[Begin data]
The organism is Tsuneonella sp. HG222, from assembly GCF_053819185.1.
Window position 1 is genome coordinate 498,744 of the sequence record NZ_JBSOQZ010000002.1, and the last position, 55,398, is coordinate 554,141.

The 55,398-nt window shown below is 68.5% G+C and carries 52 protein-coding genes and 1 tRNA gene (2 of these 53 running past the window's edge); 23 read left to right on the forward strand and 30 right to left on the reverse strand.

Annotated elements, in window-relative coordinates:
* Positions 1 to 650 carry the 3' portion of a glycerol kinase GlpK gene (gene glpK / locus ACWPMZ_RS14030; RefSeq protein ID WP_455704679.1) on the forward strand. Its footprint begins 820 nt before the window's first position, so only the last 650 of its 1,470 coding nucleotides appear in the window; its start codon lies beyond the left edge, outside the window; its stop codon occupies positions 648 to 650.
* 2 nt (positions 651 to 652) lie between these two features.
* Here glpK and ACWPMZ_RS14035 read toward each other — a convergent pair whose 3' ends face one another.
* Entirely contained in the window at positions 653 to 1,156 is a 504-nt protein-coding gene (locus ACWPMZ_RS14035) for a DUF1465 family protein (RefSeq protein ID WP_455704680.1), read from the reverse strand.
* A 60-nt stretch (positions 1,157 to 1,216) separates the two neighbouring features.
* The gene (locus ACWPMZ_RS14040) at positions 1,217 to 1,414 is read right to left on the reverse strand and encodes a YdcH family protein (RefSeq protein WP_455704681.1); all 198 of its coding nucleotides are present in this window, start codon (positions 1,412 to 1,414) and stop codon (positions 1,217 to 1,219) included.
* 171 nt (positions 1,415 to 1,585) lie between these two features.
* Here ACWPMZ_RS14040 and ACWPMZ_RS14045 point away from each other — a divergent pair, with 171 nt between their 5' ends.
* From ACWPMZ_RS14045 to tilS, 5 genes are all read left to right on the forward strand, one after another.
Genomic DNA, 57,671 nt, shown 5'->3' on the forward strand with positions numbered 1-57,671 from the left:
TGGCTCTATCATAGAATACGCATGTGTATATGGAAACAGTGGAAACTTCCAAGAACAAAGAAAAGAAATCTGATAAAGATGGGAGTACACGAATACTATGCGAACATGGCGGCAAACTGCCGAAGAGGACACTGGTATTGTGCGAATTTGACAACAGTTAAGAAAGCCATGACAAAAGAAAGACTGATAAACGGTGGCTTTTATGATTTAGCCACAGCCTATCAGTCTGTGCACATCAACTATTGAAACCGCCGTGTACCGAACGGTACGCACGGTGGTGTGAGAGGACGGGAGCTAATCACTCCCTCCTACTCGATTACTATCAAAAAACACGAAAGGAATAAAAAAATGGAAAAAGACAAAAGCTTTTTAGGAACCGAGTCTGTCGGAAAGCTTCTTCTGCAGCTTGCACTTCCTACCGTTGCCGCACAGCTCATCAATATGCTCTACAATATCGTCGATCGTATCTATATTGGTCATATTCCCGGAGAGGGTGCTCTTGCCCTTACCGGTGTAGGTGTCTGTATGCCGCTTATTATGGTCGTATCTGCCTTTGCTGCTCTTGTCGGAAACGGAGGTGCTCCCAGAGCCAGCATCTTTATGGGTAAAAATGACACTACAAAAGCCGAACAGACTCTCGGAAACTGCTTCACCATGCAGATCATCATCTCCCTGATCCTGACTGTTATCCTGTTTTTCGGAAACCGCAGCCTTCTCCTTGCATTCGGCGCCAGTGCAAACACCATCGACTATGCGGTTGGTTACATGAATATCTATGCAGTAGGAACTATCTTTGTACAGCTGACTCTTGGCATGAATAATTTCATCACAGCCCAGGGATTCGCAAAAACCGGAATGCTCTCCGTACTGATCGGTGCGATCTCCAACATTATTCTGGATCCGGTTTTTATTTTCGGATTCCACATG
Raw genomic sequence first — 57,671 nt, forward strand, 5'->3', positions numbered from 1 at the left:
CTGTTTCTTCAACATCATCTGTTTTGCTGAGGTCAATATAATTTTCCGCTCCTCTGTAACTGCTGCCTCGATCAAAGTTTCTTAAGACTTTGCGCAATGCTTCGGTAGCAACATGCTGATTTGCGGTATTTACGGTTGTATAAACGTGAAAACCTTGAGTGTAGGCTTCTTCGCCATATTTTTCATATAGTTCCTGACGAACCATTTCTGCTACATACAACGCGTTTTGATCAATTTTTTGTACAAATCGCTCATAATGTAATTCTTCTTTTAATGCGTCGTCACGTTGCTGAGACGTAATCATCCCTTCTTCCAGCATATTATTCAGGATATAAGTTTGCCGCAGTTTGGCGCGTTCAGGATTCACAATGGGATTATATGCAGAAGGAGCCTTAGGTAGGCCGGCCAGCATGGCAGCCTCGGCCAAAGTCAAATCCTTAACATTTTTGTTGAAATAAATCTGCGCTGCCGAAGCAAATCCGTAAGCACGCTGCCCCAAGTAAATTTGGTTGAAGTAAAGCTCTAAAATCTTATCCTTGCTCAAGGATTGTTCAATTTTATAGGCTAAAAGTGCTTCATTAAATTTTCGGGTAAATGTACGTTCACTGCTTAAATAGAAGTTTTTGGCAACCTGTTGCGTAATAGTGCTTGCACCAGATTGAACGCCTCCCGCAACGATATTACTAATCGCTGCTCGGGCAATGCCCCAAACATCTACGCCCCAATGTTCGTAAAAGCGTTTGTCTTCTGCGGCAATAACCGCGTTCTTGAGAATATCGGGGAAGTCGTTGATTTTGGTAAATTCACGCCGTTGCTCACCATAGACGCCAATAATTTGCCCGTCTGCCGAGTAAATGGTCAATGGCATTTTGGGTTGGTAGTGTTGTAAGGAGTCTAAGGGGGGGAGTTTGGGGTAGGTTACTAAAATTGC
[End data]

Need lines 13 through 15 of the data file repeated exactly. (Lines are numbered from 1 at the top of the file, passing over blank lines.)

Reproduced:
* From ACWPMZ_RS14045 to tilS, 5 genes are all read left to right on the forward strand, one after another.
Genomic DNA, 57,671 nt, shown 5'->3' on the forward strand with positions numbered 1-57,671 from the left:
TGGCTCTATCATAGAATACGCATGTGTATATGGAAACAGTGGAAACTTCCAAGAACAAAGAAAAGAAATCTGATAAAGATGGGAGTACACGAATACTATGCGAACATGGCGGCAAACTGCCGAAGAGGACACTGGTATTGTGCGAATTTGACAACAGTTAAGAAAGCCATGACAAAAGAAAGACTGATAAACGGTGGCTTTTATGATTTAGCCACAGCCTATCAGTCTGTGCACATCAACTATTGAAACCGCCGTGTACCGAACGGTACGCACGGTGGTGTGAGAGGACGGGAGCTAATCACTCCCTCCTACTCGATTACTATCAAAAAACACGAAAGGAATAAAAAAATGGAAAAAGACAAAAGCTTTTTAGGAACCGAGTCTGTCGGAAAGCTTCTTCTGCAGCTTGCACTTCCTACCGTTGCCGCACAGCTCATCAATATGCTCTACAATATCGTCGATCGTATCTATATTGGTCATATTCCCGGAGAGGGTGCTCTTGCCCTTACCGGTGTAGGTGTCTGTATGCCGCTTATTATGGTCGTATCTGCCTTTGCTGCTCTTGTCGGAAACGGAGGTGCTCCCAGAGCCAGCATCTTTATGGGTAAAAATGACACTACAAAAGCCGAACAGACTCTCGGAAACTGCTTCACCATGCAGATCATCATCTCCCTGATCCTGACTGTTATCCTGTTTTTCGGAAACCGCAGCCTTCTCCTTGCATTCGGCGCCAGTGCAAACACCATCGACTATGCGGTTGGTTACATGAATATCTATGCAGTAGGAACTATCTTTGTACAGCTGACTCTTGGCATGAATAATTTCATCACAGCCCAGGGATTCGCAAAAACCGGAATGCTCTCCGTACTGATCGGTGCGATCTCCAACATTATTCTGGATCCGGTTTTTATTTTCGGATTCCACATG